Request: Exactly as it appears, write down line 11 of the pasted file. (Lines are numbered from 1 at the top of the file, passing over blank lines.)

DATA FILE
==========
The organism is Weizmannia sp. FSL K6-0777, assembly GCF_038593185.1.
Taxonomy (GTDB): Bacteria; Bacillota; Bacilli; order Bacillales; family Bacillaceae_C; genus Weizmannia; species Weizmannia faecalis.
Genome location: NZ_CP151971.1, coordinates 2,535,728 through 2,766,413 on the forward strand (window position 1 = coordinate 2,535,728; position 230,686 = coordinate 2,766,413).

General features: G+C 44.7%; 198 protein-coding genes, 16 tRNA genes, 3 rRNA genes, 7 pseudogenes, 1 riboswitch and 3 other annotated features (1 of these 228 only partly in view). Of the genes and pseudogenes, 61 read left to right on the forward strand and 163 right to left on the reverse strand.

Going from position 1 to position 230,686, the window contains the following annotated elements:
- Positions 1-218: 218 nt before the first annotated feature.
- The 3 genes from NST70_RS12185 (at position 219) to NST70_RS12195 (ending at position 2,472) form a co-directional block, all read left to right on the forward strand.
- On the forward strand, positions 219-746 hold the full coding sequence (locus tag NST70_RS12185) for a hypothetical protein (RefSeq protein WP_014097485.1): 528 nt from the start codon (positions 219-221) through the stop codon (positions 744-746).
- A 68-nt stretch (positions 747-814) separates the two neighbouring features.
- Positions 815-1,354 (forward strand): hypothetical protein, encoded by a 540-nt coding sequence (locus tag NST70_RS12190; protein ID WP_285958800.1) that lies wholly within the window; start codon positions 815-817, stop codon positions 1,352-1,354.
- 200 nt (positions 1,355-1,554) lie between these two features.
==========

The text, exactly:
- 200 nt (positions 1,355-1,554) lie between these two features.